How to increase and maintain team motivation

David Tzemach

Posted On: October 25, 2022

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Read time11 Min Read

The best agile teams are built from people who work together as one unit, where each team member has both the technical and the personal skills to allow the team to become self-organized, cross-functional, and self-motivated. These are all big words that I hear in almost every agile project. Still, the criteria to make a fantastic agile team are practically impossible to achieve without one major factor: motivation towards a common goal.


So how can we improve team motivation and sustain it throughout the project? Before answering this question, I want to review the two types of motivation we must encourage within the team to promote success: Intrinsic and extrinsic.

Intrinsic motivation refers to behavior driven by personal internal rewards, without the need for an external boost to increase motivation. This motivation is related to the desire to succeed and achieve a specific goal. The primary key for this type of motivation is that we must ensure that each team member has the chance to meet expectations as a member of a team and accomplish their personal goals that will most likely increase both their own and the team’s results.

On the other hand, extrinsic motivation refers to an external motivating factor such as vacations, bonuses, salary increases, or just getting a paycheck at the end of the month. We can treat this type of motivation as a desire to do something to achieve a specific reward. To allow the team to become self-organized, cross-functional, and self-motivated, we must cover both motivation types while searching for a balance between organizational and personal goals. One thing that I learned throughout the years is that there are no shortcuts. We must know our employees and the factors that motivate them. This is the only way to achieve both personal and team success.

The path to creating a highly motivated agile team

Here I will share the most effective rules and principles to increase individual and team motivation. I know that there are many other methods that you can use in one situation or another. Still, I never had a motivation problem that I could not resolve by using one of the following approaches.

Treat all team members as equals but know their differences.

A scrum team is built of different people assembled to achieve a common goal. It is nice to say that all team members are equal, but not. We always need to remember that each team member has skills, knowledge, and experience. Although we need to ensure that each member works under the same set of rules, guidelines, and goals, as they are equal within the team, the next level is to understand which team members are more suitable for accomplishing specific goals that may arise during a challenging development project.

A great example of this issue is a technical lead who is part of the team with vast knowledge of a specific technology that the team will use throughout the project. This technological lead will still work under all other team members’ exact rules and boundaries. Thanks to his knowledge, however, we can free up his time to focus on a single area and move all other activities (activities which may be less prestigious in the eyes of other team members, such as bugs, dealing with customers, and closing technical debt) to other team members.

Show interest in the team and its members

You learn that motivation starts with just paying attention to the team and letting them know it throughout the years. Think about them as your child who wishes for a good word once you return from work, or how important it is for him to hear your appreciation for what he achieved today in school. They, like your child (as a team and as individuals), want you to listen to them, celebrate their achievements, and pay attention to what they have to say.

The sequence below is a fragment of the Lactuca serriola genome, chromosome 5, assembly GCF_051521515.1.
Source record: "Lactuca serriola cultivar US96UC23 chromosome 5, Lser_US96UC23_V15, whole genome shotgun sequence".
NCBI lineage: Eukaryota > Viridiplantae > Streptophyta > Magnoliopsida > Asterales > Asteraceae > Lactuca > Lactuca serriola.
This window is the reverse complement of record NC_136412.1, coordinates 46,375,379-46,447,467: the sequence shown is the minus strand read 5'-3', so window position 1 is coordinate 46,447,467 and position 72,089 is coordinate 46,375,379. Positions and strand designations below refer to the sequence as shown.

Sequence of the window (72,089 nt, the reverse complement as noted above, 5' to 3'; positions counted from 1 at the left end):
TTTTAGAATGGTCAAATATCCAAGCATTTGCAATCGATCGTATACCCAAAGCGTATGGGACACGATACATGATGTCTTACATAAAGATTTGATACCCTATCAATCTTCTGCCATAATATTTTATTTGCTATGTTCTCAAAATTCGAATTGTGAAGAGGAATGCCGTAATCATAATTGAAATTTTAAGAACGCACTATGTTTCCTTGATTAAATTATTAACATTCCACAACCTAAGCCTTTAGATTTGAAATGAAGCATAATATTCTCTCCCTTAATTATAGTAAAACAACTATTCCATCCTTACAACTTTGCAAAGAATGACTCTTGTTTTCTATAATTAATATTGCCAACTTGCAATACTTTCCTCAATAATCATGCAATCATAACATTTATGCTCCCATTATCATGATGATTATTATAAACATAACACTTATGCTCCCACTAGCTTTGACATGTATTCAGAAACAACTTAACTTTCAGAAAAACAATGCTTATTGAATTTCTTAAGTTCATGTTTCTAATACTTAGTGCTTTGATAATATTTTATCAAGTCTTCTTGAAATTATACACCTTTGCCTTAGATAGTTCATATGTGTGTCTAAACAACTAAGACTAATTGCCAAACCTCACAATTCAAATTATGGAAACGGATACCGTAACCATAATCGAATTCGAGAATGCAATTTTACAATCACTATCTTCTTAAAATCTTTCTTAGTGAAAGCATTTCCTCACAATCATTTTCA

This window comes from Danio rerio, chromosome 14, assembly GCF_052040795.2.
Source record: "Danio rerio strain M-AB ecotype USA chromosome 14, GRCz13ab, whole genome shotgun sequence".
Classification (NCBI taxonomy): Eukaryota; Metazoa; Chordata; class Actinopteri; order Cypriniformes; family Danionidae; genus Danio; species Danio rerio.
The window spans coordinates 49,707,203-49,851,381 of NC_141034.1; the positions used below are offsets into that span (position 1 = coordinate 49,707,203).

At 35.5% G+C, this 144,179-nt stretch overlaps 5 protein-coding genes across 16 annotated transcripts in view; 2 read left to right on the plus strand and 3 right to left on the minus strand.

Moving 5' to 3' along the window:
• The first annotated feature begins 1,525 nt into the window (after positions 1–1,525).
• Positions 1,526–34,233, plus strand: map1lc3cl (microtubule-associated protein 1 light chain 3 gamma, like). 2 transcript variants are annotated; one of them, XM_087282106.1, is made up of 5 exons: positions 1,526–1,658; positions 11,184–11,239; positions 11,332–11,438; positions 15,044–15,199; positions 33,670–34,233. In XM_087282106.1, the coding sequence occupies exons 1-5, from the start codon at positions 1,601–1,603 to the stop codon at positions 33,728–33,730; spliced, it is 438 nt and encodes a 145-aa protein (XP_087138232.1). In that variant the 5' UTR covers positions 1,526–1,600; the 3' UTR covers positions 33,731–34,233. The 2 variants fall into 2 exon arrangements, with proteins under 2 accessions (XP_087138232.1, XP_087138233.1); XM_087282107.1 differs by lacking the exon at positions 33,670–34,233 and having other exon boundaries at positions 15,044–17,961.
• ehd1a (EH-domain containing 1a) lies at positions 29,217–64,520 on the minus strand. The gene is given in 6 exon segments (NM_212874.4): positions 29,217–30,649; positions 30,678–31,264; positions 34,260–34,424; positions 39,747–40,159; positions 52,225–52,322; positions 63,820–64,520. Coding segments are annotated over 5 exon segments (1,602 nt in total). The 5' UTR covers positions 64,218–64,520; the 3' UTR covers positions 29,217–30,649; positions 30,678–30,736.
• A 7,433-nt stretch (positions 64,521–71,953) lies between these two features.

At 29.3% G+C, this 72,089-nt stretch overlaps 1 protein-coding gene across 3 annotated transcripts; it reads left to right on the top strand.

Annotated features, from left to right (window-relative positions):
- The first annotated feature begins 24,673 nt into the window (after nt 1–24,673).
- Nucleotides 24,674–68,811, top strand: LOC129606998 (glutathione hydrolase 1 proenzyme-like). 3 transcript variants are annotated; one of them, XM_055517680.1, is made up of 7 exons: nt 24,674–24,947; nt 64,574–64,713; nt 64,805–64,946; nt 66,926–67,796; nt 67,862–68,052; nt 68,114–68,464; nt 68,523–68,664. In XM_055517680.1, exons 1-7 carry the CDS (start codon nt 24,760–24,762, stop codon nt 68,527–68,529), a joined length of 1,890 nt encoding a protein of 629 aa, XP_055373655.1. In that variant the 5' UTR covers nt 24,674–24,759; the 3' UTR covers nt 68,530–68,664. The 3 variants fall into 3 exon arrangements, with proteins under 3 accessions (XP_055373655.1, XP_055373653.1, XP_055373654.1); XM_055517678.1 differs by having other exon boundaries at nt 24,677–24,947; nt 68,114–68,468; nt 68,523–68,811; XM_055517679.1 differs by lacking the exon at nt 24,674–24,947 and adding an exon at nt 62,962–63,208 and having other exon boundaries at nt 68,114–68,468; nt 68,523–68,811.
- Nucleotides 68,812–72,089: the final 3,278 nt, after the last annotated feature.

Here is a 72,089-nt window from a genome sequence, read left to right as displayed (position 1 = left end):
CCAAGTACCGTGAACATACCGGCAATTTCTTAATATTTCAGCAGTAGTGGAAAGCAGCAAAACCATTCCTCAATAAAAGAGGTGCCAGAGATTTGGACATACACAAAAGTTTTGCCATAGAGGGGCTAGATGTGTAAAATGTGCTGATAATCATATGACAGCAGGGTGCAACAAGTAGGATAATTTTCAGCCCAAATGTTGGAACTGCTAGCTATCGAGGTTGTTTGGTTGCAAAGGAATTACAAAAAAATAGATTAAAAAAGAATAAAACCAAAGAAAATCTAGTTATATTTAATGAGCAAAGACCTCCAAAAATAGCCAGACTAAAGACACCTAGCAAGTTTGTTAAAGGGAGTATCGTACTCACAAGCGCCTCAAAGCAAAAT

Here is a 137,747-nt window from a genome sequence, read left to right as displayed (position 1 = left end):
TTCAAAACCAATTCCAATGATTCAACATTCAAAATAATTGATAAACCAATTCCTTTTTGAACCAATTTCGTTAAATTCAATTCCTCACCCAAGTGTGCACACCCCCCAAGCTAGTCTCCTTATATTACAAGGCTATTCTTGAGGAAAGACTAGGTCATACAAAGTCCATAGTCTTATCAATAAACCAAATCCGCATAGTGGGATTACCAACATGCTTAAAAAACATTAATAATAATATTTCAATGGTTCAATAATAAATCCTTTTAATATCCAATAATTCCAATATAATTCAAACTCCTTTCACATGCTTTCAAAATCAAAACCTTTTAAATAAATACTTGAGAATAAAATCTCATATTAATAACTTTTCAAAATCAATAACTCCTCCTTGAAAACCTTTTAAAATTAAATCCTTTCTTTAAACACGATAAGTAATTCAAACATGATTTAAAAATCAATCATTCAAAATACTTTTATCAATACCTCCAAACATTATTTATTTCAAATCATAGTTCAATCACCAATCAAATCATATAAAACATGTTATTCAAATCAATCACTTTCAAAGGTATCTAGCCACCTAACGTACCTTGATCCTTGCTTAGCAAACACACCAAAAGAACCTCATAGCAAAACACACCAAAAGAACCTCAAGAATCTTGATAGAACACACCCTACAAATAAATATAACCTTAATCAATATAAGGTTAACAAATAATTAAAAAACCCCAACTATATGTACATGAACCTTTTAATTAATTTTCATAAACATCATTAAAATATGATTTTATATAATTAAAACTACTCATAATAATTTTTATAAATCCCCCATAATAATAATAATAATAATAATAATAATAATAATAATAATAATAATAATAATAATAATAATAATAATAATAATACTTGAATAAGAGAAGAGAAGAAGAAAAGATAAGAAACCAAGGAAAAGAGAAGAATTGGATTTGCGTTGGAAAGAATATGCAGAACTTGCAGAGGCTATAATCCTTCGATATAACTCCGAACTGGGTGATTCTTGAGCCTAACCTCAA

Meetings, meetings, and more meetings

I’ve never seen an engineer who wants to participate in multiple meetings that keep him from working. The scrum framework contains various events, which can be a motivation killer for those engineers who do not understand why they need so many meetings that interfere with their ability to remain focused. This is especially true for new teams that just started working this way. It is essential that each added meeting makes sense to the team; otherwise, it is just one more meeting that’s holding them back. If you add meetings, make sure they have a clear plan, so the team does not feel like wasting their time in an already busy environment.

Increase interest in challenging tasks

Some people prefer to have some changes in their day-to-day work that allow them to regain their excitement and interest in what they are doing. There is some sense of excitement at the start of the project, and when starting agile, there are massive changes in all aspects of the team’s work, which is enough to keep their interest. After this period, the team will already have gained most of the knowledge needed to work in this framework. They will focus their attention on the ongoing daily activities that are part of every sprint (meetings, handling defects, etc.).

Team members may start to lose interest due to the repetition of activities without any new challenges. The best solution, in this case, is to break the routine by adding challenging tasks that will help the team regain their motivation and interest.

Supportive working environment

The working environment plays an essential factor in determining team motivation. Remember that the team will spend most of their effective hours at work. Therefore, it is necessary to ensure that they have a supportive and pleasant working environment where they feel comfortable working and developing as a team.

Set goals that will not fail the team to begin with

Think about a leader who sets unrealistic goals for the team, such as delivering features at the end of a sprint that the team has neither the knowledge nor the experience to handle nor asking the team to complete an integration with another team. However, the second team will not be ready on time or ask the team to deliver a feature during a sprint that involves multiple external interruptions that will consume most of their time.